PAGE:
We read with interest the article by Noda and associates, which evaluated the impact of cataract surgery on subfoveal choroidal thickness and central retinal thickness in the elderly. The authors reported that surgery for senile cataracts increased subfoveal choroidal thicknesses, and the increase persisted for as long as 6 months postoperatively. These findings provide insights into the potential roles the choroid may play in the development of pseudophakic cystoid macular edema and the possible progression of age-related macular degeneration following cataract surgery.
A potential study limitation is that the authors measured choroidal thickness at a single point subfoveally. The choroid is a complex 3-dimensional structure with a highly anastomosed vessel network, and significant topographic variations of choroidal thickness at the macula have been reported. The choroid is thickest either subfoveally or in the temporal or superior sectors, and is thinnest nasal to the fovea. Ohsugi and associates had also reported that the increase in choroidal thickness following cataract surgery was the greatest in the inferior sector, followed by the foveal and nasal sectors. The increase in choroidal thickness was slight temporally and superiorly. It is possible that some choroid regions are more sensitive to inflammatory and metabolic changes following cataract surgery.
It may be useful to measure choroidal thickness at different macular regions, for example, at different distances from the fovea both vertically and horizontally. Measuring mean choroidal thickness and volume of predefined sectors using the Early Treatment Diabetic Retinopathy Study (ETDRS) grid are also more useful means of providing comprehensive information on the change of choroidal topography following cataract surgery than single-point thickness measurements.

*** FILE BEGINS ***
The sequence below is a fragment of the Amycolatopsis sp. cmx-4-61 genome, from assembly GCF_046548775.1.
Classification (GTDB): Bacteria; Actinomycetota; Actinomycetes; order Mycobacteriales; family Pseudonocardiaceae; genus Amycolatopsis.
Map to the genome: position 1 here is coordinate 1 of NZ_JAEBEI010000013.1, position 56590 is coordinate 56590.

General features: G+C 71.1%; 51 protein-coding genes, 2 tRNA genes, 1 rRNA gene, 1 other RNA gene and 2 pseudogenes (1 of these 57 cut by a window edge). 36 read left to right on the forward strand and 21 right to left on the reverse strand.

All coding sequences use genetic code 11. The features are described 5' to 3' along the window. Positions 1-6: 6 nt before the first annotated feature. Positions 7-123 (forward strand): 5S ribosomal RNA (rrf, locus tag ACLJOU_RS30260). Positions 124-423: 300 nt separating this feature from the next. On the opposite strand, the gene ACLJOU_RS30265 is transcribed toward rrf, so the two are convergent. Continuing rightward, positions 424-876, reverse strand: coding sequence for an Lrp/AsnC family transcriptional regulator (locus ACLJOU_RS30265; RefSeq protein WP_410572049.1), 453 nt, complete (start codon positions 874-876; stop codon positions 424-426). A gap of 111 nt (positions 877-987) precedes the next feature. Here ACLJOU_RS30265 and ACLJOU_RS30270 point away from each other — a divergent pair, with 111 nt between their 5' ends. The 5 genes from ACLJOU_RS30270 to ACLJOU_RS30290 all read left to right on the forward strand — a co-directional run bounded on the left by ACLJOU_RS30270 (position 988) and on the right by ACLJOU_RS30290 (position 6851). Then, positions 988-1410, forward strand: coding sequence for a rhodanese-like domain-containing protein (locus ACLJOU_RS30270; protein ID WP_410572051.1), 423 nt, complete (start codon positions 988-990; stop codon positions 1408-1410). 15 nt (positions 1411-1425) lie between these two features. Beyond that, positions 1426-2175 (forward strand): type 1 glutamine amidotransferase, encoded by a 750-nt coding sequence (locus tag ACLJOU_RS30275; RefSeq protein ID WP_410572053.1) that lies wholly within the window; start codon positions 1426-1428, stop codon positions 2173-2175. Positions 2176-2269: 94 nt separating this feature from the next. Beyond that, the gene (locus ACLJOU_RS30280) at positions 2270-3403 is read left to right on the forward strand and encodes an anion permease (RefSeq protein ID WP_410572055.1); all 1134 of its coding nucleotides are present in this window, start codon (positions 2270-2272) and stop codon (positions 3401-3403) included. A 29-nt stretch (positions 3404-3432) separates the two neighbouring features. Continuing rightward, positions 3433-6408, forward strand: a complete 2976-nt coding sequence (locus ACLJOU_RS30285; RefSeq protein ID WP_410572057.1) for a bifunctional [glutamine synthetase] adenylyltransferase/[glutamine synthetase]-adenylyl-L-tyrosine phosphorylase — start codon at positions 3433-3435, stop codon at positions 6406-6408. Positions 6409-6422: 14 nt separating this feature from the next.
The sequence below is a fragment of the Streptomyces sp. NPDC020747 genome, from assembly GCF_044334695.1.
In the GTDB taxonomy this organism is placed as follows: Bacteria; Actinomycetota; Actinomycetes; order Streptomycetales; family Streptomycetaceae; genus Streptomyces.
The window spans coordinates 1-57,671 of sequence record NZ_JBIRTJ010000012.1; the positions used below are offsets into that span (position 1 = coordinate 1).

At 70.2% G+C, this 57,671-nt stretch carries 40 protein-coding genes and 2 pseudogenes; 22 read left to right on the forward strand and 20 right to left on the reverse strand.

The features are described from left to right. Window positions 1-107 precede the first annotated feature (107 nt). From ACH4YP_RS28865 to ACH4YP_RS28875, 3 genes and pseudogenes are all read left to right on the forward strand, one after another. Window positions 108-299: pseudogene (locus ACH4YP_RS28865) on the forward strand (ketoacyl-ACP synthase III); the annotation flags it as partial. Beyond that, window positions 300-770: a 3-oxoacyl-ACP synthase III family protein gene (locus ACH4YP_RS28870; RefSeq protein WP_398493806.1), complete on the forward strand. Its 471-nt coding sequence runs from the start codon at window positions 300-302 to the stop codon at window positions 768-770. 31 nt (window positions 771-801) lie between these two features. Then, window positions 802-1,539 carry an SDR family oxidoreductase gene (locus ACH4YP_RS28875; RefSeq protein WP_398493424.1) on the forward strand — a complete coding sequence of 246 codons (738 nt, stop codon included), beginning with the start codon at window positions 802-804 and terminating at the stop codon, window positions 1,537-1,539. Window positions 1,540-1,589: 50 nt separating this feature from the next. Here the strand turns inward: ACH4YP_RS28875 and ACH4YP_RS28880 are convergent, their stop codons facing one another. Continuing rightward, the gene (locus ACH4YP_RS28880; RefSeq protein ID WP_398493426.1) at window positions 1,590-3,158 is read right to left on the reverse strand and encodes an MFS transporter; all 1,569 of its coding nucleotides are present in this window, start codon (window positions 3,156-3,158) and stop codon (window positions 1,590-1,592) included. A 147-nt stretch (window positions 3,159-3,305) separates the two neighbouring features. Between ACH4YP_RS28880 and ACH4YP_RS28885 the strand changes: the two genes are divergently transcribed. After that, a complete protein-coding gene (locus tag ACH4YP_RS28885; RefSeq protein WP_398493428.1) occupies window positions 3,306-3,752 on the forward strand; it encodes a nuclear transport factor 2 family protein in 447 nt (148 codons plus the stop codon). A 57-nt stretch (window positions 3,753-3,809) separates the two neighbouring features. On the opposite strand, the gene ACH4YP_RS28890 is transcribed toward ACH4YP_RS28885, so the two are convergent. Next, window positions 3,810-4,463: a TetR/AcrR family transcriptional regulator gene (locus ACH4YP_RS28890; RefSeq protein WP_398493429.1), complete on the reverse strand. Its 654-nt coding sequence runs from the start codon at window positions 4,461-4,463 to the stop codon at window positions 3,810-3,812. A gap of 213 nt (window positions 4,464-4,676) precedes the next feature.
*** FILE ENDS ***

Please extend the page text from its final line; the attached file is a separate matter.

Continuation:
The authors reported using image registration and tracking. This, in addition to diurnal variation of choroidal thickness, is an important consideration in longitudinal studies of optical coherence tomography (OCT) scans because of the topographic variation of choroidal thickness. A small change of the OCT scan position may result in changes in choroidal thickness that may appear to be real. Image registration and tracking will allow subsequent OCT scans to be performed at the same location.
In addition, the authors rightfully pointed out that one limitation was that they did not rule out the effect of the changed refraction following cataract surgery on the measured retinal and choroidal thickness. Cataracts cause media opacities that will increase light scattering and absorption, whereas clear optical media afforded by the cataract surgery will optimize forward and back light scattering. As spectral-domain optical coherence tomography (SD OCT) was used, the influence of cataract severity on the visualization of the chorioscleral boundary and choroidal thickness measurements may be small. However, it will also be interesting to know if poor OCT images attributable to severe cataracts were excluded from the analysis. With the introduction of swept-source OCT (SS OCT), clearer visualization of the chorioscleral boundary is possible. Studies have demonstrated good correlations between choroidal thickness measurements using SS OCT and SD OCT.
In summary, we congratulate the authors on their results, which add to our understanding of the factors affecting choroidal thickness following cataract surgery.